Hugo Southcott is a remarkable client our Employment & Training service has been privileged to support. Read his incredible story of resilience below..
It was 2013 and 15-year-old Brisbane boy Hugo Southcott was having the time of his life. On holiday with family in the Bernese Swiss Alps, the straight-A student and experienced snowboarder was flying down infamous black run, The Schilthorn “Inferno”, a 2970m downhill route immortalised in the 1969 James Bond film On Her Majesty’s Secret Service.
As he hurtled through the incredible vista that surrounded him alongside his uncles and cousins (the Schilthorn offers panoramic views of the Titlis, Jungfrau, Monch, Eiger, Jura and Vosges Mountains, and the Black Forest), Hugo felt he was in his element. It was unimaginable then to think that in just a few minutes’ time he would be fighting for his life…
In a sickening turn of events the Alexandra Hills High School cross country and swimming champion lost control of his snowboard and fell awkwardly, crashing into the slope at speed and breaking his neck at the C6 vertebrae. Critically injured and suffering spinal shock, he was emergency helicoptered to the nearest hospital in Bern and later flown to the Mater Children’s Hospital in Brisbane where he spent the next six months recovering and coming to terms with losing mobility – Hugo has paraplegia with compromised hand dexterity as a result of the accident.
“They had to fuse my vertebrae with metal so my neck can’t be broken again. I don’t even remember exactly how I fell. I was going too fast,” Hugo says. “That’s about as much as I can recall”.
Despite the enormity of the changes and challenges confronting him at such an early stage of life, in the two years following his accident Hugo has shown himself to be the very model of resilience, going on to accomplish a slew of impressive life goals. These include becoming School Captain in his senior years of high school, topping the state academically with an OP of 1, and securing a scholarship to study Law at Queensland University of Technology this year. With the support of Myhorizon’s Employment & Training service he is now also working as a solicitor’s associate.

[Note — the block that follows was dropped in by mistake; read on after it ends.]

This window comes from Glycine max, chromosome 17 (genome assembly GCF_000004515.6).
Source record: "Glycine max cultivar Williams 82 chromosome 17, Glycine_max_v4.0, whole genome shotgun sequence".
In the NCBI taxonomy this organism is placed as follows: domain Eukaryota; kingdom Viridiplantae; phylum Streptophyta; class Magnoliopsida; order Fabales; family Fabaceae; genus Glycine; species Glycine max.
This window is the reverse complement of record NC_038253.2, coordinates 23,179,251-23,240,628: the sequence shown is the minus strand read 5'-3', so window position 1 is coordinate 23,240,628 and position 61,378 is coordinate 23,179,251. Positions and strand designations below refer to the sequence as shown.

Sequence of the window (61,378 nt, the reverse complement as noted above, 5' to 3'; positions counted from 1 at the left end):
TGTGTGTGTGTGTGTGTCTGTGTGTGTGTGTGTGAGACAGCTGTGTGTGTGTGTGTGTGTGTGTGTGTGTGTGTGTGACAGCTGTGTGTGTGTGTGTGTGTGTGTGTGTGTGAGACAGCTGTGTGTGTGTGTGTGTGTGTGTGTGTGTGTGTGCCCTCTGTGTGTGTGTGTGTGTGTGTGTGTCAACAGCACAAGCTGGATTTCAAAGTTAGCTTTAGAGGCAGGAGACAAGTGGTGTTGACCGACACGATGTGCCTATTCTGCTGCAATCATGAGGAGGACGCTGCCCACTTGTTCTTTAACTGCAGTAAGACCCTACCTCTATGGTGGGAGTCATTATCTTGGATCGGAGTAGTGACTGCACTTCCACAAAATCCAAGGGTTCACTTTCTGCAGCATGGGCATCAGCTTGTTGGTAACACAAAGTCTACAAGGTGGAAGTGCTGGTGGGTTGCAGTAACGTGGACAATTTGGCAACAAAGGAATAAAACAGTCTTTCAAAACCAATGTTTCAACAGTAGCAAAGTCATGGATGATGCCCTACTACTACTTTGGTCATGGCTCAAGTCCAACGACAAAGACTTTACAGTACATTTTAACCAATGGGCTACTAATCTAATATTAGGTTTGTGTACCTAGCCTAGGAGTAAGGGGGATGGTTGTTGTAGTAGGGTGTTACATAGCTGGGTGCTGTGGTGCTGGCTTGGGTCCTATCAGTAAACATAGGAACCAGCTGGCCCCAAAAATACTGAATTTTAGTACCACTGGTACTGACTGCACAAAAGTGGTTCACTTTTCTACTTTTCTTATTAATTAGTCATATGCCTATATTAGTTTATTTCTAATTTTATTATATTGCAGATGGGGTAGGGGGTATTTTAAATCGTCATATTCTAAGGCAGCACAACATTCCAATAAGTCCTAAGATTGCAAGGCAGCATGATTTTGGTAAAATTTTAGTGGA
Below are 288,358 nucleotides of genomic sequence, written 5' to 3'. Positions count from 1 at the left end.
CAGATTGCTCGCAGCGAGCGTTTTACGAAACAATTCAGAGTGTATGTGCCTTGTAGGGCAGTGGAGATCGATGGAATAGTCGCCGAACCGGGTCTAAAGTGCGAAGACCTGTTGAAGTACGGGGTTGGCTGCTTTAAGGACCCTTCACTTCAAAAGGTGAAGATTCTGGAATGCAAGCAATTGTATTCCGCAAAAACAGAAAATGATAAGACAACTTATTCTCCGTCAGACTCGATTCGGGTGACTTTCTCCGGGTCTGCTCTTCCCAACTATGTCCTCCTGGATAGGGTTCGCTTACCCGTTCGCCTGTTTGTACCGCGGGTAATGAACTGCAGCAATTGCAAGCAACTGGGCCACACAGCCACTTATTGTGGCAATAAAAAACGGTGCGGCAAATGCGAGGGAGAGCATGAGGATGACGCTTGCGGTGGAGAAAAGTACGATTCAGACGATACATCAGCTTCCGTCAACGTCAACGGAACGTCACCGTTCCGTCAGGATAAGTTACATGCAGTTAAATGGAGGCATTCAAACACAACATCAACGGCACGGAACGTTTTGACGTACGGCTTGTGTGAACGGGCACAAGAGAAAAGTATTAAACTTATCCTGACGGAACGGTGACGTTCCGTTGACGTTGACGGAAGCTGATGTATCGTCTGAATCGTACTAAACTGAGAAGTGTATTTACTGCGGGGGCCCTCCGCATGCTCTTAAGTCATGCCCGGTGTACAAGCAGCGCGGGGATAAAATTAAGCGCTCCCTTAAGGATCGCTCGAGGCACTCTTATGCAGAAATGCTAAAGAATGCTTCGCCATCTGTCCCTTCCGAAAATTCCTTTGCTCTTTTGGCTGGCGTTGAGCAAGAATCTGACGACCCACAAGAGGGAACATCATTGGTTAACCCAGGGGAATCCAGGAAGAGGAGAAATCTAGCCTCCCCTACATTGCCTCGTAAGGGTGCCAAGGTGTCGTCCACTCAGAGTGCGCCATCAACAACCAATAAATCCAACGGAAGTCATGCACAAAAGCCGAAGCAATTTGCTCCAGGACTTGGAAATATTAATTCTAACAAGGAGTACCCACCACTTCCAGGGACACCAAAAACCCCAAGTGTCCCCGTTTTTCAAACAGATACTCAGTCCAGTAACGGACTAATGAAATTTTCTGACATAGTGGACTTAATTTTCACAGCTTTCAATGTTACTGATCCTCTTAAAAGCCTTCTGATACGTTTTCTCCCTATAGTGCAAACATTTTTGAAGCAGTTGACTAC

Solicitor John Rivett, who supervises Hugo, says he has been assisting him to put together due diligence packs, draft documents and trademark applications, and research legislation for giving client advice.
“Having Hugo on the team has been very helpful frankly so I hope he continues on with us,” he said.
For his part Hugo says his accident has motivated him to show people that challenges needn’t put a stop to their dreams, rather those dreams may just change slightly.
“I didn’t necessarily want to be school captain until I had this injury. It made me think that it would show other people that barriers don’t have to stop you from being a leader,” he said. “Everyone voted for me. They believed I would do a good job.”
Originally wanting to be a medical doctor, Hugo said he also had to change his future profession after his accident but not at the expense of the goals that motivated his preferred choice. “I thought of something that would use my effort academically but that would help people as well, so I decided that I should study law. I really focused on my studies in my senior years of high school – I thought I could still do that”.
His story of acceptance and recovery to date would not be complete without his father, Andrew, and mother, Chie Kosaka, who have been at his side since the accident and have faced bills upwards of $50,000 to modify their home, and finance on-going treatment and medication accounts for their son.
“Mum’s been helping me every day with all the things that I can’t do. She’s been helping me most days,” Hugo said.
Chie said her son’s wellbeing is her top priority: “Wherever he wants to go, I’m his legs at the moment, but he’s getting onto driving, so he’s gaining independence. He’s done his first lesson, and he will do another assessment soon”.
The community at large has also been of great support to Hugo and his family in the form of medical, disability, schooling and funding support, for which they say they are eternally grateful.
“We have met so many kind and generous people who have helped us since the accident. We want to give back now and say thank you from the bottom of our hearts,” Chie says.